Facebook wins £430m anti-spamming case

Second biggest ever payout for the social networking site

Facebook has announced that it has won a major payout from internet marketer Sanford Wallace, after the site sued him for accessing people's accounts without their permission and subsequently spamming them.

The payout of £430 million ($711 million) is said to be the second biggest ever of its kind and eclipses the £143 million ($234 million) damages Wallace had to pay to MySpace in 2008 for junk messages sent by his company.

Facebook was awarded the biggest-ever 'spam' payout last year, when Canadian spammer Adam Guerbuez and Atlantis Blue Capital were ordered to pay $873 million (£533 million) to the site.

Sanford Wallace has a chequered history when it comes to the web, garnering the 'Spam King' moniker during his prolific spamming exploits in the Nineties which saw his company send around 30 million daily junk mail emails.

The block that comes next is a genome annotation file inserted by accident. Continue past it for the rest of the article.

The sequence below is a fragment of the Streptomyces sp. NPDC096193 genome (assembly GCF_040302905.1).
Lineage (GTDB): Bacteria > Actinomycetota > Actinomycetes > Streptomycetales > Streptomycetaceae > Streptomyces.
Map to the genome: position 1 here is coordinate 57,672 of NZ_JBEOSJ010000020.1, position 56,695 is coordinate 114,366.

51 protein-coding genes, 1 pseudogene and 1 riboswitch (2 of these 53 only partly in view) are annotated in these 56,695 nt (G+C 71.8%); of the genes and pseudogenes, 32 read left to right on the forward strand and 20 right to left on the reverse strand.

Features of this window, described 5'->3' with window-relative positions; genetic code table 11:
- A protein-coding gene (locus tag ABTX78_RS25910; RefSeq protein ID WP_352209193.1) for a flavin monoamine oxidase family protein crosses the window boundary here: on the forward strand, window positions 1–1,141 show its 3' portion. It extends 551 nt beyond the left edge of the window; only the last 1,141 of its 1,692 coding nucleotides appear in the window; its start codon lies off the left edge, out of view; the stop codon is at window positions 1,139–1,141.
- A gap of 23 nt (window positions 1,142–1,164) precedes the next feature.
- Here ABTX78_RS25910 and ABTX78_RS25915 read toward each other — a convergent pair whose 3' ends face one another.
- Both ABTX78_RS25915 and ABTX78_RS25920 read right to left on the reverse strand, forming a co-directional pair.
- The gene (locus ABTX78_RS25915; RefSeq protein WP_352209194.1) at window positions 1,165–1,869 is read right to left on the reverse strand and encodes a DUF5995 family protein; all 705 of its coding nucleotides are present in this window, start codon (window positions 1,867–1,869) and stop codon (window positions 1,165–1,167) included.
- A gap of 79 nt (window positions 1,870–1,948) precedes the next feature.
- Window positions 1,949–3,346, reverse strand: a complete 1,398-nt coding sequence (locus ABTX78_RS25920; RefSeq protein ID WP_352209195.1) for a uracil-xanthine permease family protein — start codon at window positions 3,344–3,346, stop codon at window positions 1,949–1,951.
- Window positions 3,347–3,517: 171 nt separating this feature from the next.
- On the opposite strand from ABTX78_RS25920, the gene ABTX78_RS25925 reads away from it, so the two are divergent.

Possible jail time

The result is definitely a victory for Facebook in its fight against spam, but the site has admitted on its blog that it may not see all of the money, stating that: "While we don't expect to receive the vast majority of the award, we hope that this will act as a continued deterrent against these criminals."

Wallace it seems may also be jailed for his spamming exploits. On its blog Facebook also notes that: "The judge referred Wallace to the U.S. Attorney's Office with a request that Wallace be prosecuted for criminal contempt, which means that in addition to the judgment, he now faces possible jail time."



Content Team Lead

Marc (Twitter, Google+) is the content team lead for Future Technology, where he is in charge of a 14-strong team of journalists who write many of the wonderful stories that end up on TechRadar, T3.com and T3 magazine. Prior to this he was deputy editor of TechRadar, had a 10-month stint editing a weekly iPad magazine, written film reviews for a whole host of publications and has been an integral part of many magazines that are no longer with us.